18. Protection orders.—The Magistrate may, after giving the aggrieved person and the respondent an opportunity of being heard and on being prima facie satisfied that domestic violence has taken place or is likely to take place, pass a protection order in favour of the aggrieved person and prohibit the respondent from— (a) committing any act of domestic violence; (b) aiding or abetting in the commission of acts of domestic violence; (c) entering the place of employment of the aggrieved person or, if the person aggrieved is a child, its school or any other place frequented by the aggrieved person; (d) attempting to communicate in any form, whatsoever, with the aggrieved person, including personal, oral or written or electronic or telephonic contact; (e) alienating any assets, operating bank lockers or bank accounts used or held or enjoyed by both the parties, jointly by the aggrieved person and the respondent or singly by the respondent, including her stridhan or any other property held either jointly by the parties or separately by them without the leave of the Magistrate; (f) causing violence to the dependants, other relatives or any person who give the aggrieved person assistance from domestic violence; (g) committing any other act as specified in the protection order.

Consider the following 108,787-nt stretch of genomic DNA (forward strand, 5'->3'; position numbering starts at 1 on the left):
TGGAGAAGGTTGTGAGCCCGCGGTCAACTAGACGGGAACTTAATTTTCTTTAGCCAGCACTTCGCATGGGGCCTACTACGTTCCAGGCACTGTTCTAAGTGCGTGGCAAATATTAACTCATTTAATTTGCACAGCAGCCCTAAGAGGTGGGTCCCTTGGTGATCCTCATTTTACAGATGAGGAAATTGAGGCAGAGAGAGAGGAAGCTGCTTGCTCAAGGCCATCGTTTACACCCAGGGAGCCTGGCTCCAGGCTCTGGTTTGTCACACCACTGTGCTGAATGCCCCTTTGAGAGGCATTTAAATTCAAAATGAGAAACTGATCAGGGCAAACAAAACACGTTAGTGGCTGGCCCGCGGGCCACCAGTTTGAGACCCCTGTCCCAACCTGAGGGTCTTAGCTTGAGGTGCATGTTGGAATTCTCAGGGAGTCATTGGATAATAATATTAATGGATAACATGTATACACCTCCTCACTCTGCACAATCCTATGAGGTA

19. Residence orders.—(1) While disposing of an application under sub-section (1) of section12, the Magistrate may, on being satisfied that domestic violence has taken place, pass a residence order— (a) restraining the respondent from dispossessing or in any other manner disturbing the possession of the aggrieved person from the shared household, whether or not the respondent has a legal or equitable interest in the shared household; (b) directing the respondent to remove himself from the shared household; (c) restraining the respondent or any of his relatives from entering any portion of the shared household in which the aggrieved person resides; (d) restraining the respondent from alienating or disposing off the shared household or encumbering the same; (e) restraining the respondent from renouncing his rights in the shared household except with the leave of the Magistrate; or (f) directing the respondent to secure same level of alternate accommodation for the aggrieved person as enjoyed by her in the shared household or to pay rent for the same, if the circumstances so require: Provided that no order under clause (b) shall be passed against any person who is a woman. 9 (2) The Magistrate may impose any additional conditions or pass any other direction which he may deem reasonably necessary to protect or to provide for the safety of the aggrieved person or any child of such aggrieved person. (3) The Magistrate may require from the respondent to execute a bond, with or without sureties, for preventing the commission of domestic violence. (4) An order under sub-section (3) shall be deemed to be an order under Chapter VIII of the Code of Criminal Procedure, 1973 (2 of 1974) and shall be dealt with accordingly. (5) While passing an order under sub-section (1), sub-section (2) or sub-section (3), the court may also pass an order directing the officer in charge of the nearest police station to give protection to the aggrieved person or to assist her or the person making an application on her behalf in the implementation of the order. (6) While making an order under sub-section (1), the Magistrate may impose on the respondent obligations relating to the discharge of rent and other payments, having regard to the financial needs and resources of the parties. (7) The Magistrate may direct the officer in-charge of the police station in whose jurisdiction the Magistrate has been approached to assist in the implementation of the protection order. (8) The Magistrate may direct the respondent to return to the possession of the aggrieved person her stridhan or any other property or valuable security to which she is entitled to.